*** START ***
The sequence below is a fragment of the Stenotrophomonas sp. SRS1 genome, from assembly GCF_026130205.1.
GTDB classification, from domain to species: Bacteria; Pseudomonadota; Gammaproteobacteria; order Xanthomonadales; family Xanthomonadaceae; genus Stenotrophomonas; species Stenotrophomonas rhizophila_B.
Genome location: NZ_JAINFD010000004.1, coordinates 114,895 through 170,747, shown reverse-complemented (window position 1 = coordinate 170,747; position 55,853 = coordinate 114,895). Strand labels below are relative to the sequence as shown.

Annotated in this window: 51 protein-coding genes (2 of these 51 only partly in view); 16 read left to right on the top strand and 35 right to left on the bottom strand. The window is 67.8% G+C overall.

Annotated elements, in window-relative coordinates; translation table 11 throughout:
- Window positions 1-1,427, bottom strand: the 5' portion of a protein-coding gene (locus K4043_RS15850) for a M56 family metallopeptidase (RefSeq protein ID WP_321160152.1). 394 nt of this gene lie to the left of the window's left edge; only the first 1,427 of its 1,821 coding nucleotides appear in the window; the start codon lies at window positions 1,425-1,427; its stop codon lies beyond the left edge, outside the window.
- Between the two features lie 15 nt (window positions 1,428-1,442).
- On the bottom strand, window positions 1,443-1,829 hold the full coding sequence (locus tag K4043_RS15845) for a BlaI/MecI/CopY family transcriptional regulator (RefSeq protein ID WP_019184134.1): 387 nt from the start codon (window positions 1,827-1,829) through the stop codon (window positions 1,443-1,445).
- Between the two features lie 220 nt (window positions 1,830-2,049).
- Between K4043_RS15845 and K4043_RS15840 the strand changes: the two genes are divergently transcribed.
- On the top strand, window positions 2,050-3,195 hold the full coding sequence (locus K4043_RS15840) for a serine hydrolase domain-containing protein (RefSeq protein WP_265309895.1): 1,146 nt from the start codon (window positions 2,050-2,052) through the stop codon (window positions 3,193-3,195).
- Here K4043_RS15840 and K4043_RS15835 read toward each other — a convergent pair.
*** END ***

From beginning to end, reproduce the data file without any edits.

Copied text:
The sequence below is a fragment of the Stenotrophomonas sp. SRS1 genome, from assembly GCF_026130205.1.
GTDB classification, from domain to species: Bacteria; Pseudomonadota; Gammaproteobacteria; order Xanthomonadales; family Xanthomonadaceae; genus Stenotrophomonas; species Stenotrophomonas rhizophila_B.
Genome location: NZ_JAINFD010000004.1, coordinates 114,895 through 170,747, shown reverse-complemented (window position 1 = coordinate 170,747; position 55,853 = coordinate 114,895). Strand labels below are relative to the sequence as shown.

Annotated in this window: 51 protein-coding genes (2 of these 51 only partly in view); 16 read left to right on the top strand and 35 right to left on the bottom strand. The window is 67.8% G+C overall.

Annotated elements, in window-relative coordinates; translation table 11 throughout:
- Window positions 1-1,427, bottom strand: the 5' portion of a protein-coding gene (locus K4043_RS15850) for a M56 family metallopeptidase (RefSeq protein ID WP_321160152.1). 394 nt of this gene lie to the left of the window's left edge; only the first 1,427 of its 1,821 coding nucleotides appear in the window; the start codon lies at window positions 1,425-1,427; its stop codon lies beyond the left edge, outside the window.
- Between the two features lie 15 nt (window positions 1,428-1,442).
- On the bottom strand, window positions 1,443-1,829 hold the full coding sequence (locus tag K4043_RS15845) for a BlaI/MecI/CopY family transcriptional regulator (RefSeq protein ID WP_019184134.1): 387 nt from the start codon (window positions 1,827-1,829) through the stop codon (window positions 1,443-1,445).
- Between the two features lie 220 nt (window positions 1,830-2,049).
- Between K4043_RS15845 and K4043_RS15840 the strand changes: the two genes are divergently transcribed.
- On the top strand, window positions 2,050-3,195 hold the full coding sequence (locus K4043_RS15840) for a serine hydrolase domain-containing protein (RefSeq protein WP_265309895.1): 1,146 nt from the start codon (window positions 2,050-2,052) through the stop codon (window positions 3,193-3,195).
- Here K4043_RS15840 and K4043_RS15835 read toward each other — a convergent pair.